Citizens Urge EPA and Congress to Choose Public Interest Over Politics on Energy Policy
– Mike Ewall and Samantha Chirillo
In December, 900 Americans, including 100 organizations across the U.S. collectively voiced their concerns about major parts of President Obama’s Clean Power Plan, in comments submitted to the U.S. Environmental Protection Agency (EPA).
Citizens specifically asked the EPA to:
· set more aggressive targets and address environmental justice
· not encourage more fracking (gas) or nuclear energy, and close the methane loophole
· disallow a shift from coal to biomass and trash burning and close the biogenic CO2 loophole
The EPA released their revised framework in November 2014, shortly before the comment deadline on the Obama Administration’s Clean Power Plan. In a memo dated November 19, 2014, EPA announced its decision to virtually ignore the carbon dioxide emissions of biomass energy in its revised Framework for Assessing Biogenic CO2 Emissions from Stationary Sources. After years of urging to accurately account for these emissions, grassroots advocates across the U.S. contend that the EPA’s biogenic carbon loophole will open the door to an onslaught of incineration that will harm public health, exacerbate runaway climate change, and degrade our nation’s forests and drinking watersheds.
Ignoring its own Scientific Advisory Board, the EPA has demonstrated that politics trump science when it comes to climate change. Sound science has shown that biomass energy facilities are not “carbon neutral” and emit 50% more carbon dioxide per unit of energy produced than a coal-fired facility. Trash incineration emits 2.5 times as much CO2 as coal per unit of energy produced.
Sound science has also shown that a biomass energy facility emits higher levels of dangerous pollutants, such as particulate matter, per unit of energy produced than a coal-fired facility, harming especially children and the elderly. In the case of trash incineration, it’s far more polluting than coal by every available measure.
This new EPA policy allows CO2 emissions from burning waste to be completely ignored. This would include incineration of trash, food waste, animal waste (such as poultry litter), sewage sludge and construction/demolition waste. This is justified on the assumption that these wastes would cause more global warming emissions if landfilled, as if conventional landfilling is the only alternative.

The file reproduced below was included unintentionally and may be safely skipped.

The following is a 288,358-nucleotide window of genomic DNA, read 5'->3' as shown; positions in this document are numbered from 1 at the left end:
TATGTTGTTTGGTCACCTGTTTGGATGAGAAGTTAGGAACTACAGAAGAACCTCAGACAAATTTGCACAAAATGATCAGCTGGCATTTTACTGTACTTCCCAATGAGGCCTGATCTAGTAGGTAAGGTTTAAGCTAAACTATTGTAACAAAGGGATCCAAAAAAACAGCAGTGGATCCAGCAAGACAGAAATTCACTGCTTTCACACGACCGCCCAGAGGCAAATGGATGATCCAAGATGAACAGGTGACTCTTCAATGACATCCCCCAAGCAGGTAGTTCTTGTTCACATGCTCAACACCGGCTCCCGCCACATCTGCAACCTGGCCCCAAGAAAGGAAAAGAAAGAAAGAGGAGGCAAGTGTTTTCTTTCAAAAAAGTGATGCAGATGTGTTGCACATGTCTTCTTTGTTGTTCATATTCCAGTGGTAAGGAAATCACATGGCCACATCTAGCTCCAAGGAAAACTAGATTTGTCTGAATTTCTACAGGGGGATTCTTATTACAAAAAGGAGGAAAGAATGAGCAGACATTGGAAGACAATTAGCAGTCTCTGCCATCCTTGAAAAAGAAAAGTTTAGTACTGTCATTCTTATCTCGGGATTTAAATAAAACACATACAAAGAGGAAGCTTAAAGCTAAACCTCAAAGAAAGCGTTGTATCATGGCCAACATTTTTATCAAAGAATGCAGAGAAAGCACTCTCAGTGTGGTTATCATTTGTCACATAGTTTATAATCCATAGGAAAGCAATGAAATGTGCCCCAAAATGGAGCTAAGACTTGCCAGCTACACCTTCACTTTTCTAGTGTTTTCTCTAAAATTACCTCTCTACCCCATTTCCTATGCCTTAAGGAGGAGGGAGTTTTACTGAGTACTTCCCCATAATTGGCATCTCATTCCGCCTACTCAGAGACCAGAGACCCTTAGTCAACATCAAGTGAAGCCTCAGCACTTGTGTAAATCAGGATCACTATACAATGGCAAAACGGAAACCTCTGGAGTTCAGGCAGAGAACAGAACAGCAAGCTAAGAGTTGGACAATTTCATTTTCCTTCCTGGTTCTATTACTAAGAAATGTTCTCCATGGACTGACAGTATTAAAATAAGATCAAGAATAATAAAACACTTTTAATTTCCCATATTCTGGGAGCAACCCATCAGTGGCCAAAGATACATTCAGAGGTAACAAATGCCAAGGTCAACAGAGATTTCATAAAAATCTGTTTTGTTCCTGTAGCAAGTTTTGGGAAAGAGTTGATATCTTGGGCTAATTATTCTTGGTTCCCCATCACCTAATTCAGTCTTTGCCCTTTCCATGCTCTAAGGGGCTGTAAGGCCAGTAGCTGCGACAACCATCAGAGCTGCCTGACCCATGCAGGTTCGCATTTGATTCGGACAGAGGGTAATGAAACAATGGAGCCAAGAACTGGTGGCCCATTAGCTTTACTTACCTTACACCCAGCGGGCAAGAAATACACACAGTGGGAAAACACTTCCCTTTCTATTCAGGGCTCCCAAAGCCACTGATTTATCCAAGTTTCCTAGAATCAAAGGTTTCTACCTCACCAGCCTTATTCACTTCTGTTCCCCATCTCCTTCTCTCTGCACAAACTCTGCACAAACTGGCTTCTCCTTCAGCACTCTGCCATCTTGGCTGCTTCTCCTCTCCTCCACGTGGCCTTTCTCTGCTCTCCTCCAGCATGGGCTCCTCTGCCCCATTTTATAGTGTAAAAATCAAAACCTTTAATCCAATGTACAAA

The new EPA policy, still largely uncertain, will at best ignore CO2 emissions from forest and agriculture-derived biomass and at worst provide political cover for the destruction of the public’s natural resources in the most vulnerable states. Each state gets to choose whether it will address these sources in its compliance plan to meet Clean Power Plan goals. The memo states that “. . . the EPA expects that states’ reliance specifically on sustainably-derived agricultural- and forest-derived feedstocks may also be an approvable element of their compliance plans.” Rather than specifying the requirements to pass a sustainability test, “the agency expects to recognize the biogenic CO2 emissions and climate policy benefits of waste-derived and certain forest-derived industrial byproduct feedstocks, based on the conclusions supported by a variety of technical studies, including the revised framework” and consultations with various stakeholders. This could include industry, industry-funded scientists, and environmental groups funded to make deals with the industry.
“Government agencies already work with industry, biased scientists, and compromised environmental groups to label destructive public forest logging as ‘sustainable.’ What’s worse with this new EPA policy is that it falsely portrays this logging as beneficial for the climate, and now the states most politically dominated by the timber industry can get more money to log more of our forests without taxing the multinational private forest owners,” explains Roy Keene, public interest forester for 40 years and Executive Director of Our Forests, based in Oregon, the state with the largest timber harvest volume.
The EPA recognizes that some states, like Oregon, already have “sustainable” forest management plans without critically evaluating from even a carbon accounting standpoint what is “sustainable” or “sustained yield,” as forest management plans call it. The O&C Act of 1937 mandated that the Bureau of Land Management (BLM) sustain the whole forest and its multiple uses by the public — the waterways, soils, recreation value, and timber harvest – although never implemented as such. The National Forest Management Act mandates that the U.S. Forest Service (USFS) calculate non-declining yield (a.k.a. “sustained yield”) levels from the sale of timber from each forest. However, the mandates and the reality are totally different. Already an increasing trend not only among state agencies, but also in the U.S. Forest Service, managers are hiding data on timber harvest and soil and telling nonprofits they’ll have to file a Freedom of Information Act request to get data.
Over time, these agencies, including the USFS, have shifted from using the board foot to the inappropriate cubic foot as a unit of measurement yet still claim a “sustainable yield” of timber. The cubic foot is adequate when measuring the entire volume of the tree. However, the board foot, used to measure just the wood that can be made into lumber, is generally considered the more honest unit of measure of harvest volume from a forest when comparing among trees of different sizes or stands of different ages. A larger tree without defect has more board feet per cubic foot that can be made into lumber than a smaller tree. The larger tree historically has had a higher price per cubic foot than a smaller tree, although biomass energy market is now increasing the value of that smaller tree that is meanwhile less suitable for use in construction. Agencies using cubic feet overinflate the harvest volume of younger trees to justify replacing one slower-growing older tree with six faster-growing seedlings. Even if the cubic feet in a logged stand increases, the quantity of wood in that stand that can be made into a board foot of dimensional lumber declines.